The Kerouard Islands are a group of rugged, treeless islets lying south of Kunghit Island at the extreme southern tip of the Queen Charlotte Islands. They consist of three main islets and several small rocks surrounding the larger islets. The two largest islets have steep grassy slopes on their eastern sides which grade to rounded grass-covered tops. The principle grass species is Calamagrostis, with Elymus on the perimeter. In some areas, the grass tussocks reach heights of 1.5 metres. The third islet of the Kerouards is deeply dissected and comprised of ledges and bluffs completely devoid of vegetation. There is a major Northern Sealion rookery occupying this islet.
St. James Island is located in close proximity to the Kerouard Islands, just off the southern tip of Kunghit Island. It exhibits vegetation that is transitional between the forested islands to the north and the exposed and treeless Kerouard Islands to the south. The northern section is forested, while the southern section is grass covered and devoid of trees.
The two largest of the Kerouard Islands support a dense colony of burrow-nesting Cassin's Auklets (4.4% of the global population). It is the second largest colony of this species in the Queen Charlotte Islands and the 4th largest of 52 island colonies along the B.C. coast. Common Murres occur in nationally significant numbers (4.6% of the western Canada population). The Kerouards are the only site in the Queen Charlotte Islands where they breed. The Islands also support about 930 Tufted Puffins, just over 1% of the national population.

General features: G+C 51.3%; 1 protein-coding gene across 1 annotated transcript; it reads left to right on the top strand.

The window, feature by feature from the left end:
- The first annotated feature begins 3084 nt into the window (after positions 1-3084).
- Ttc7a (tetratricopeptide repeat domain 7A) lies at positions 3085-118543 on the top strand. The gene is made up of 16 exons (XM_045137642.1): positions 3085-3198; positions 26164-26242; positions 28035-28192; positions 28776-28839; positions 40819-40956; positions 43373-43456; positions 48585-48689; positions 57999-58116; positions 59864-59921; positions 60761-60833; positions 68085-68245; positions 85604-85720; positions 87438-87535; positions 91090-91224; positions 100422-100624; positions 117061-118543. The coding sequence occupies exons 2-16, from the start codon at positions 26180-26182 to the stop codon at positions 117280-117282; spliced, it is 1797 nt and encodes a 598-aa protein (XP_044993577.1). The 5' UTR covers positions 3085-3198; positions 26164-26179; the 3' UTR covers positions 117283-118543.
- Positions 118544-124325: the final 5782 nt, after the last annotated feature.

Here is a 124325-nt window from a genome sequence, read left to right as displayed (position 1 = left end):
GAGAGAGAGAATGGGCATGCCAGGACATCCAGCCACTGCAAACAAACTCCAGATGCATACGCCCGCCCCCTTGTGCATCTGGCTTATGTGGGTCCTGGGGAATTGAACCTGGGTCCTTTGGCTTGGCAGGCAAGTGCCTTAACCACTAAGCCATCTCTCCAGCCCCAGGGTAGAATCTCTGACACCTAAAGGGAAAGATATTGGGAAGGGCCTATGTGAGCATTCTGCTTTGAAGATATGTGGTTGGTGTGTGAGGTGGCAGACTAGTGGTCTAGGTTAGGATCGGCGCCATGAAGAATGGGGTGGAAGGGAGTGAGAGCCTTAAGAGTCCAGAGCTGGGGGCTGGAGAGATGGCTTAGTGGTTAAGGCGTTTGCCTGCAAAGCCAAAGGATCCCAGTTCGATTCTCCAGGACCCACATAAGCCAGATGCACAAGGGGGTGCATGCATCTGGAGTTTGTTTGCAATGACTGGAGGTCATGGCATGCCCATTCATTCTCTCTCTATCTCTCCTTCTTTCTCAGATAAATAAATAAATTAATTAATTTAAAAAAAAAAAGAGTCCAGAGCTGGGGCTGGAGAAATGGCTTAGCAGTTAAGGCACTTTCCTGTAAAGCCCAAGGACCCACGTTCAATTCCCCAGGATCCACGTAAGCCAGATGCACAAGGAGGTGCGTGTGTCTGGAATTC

A breeding pair of Peregrine Falcons (ssp. pealei), also nest on the Kerouard Islands. This subspecies is considered nationally vulnerable. Additionally, the islands support breeding populations of Glaucous-winged Gulls, Pelagic Cormorants, and Pigeon Guillemots, although not at nationally significant levels.
The waters surrounding the Kerouard and St. James Islands are an important feeding area for marine birds. During surveys of the seabird colonies, continuous streams of 1000's of Sooty Shearwaters were seen flying between the islets. Bald Eagles frequent the islets as well.
BirdLife International (2023) Important Bird Areas factsheet: Kerouard and St. James Islands. Downloaded from http://www.birdlife.org on 02/02/2023.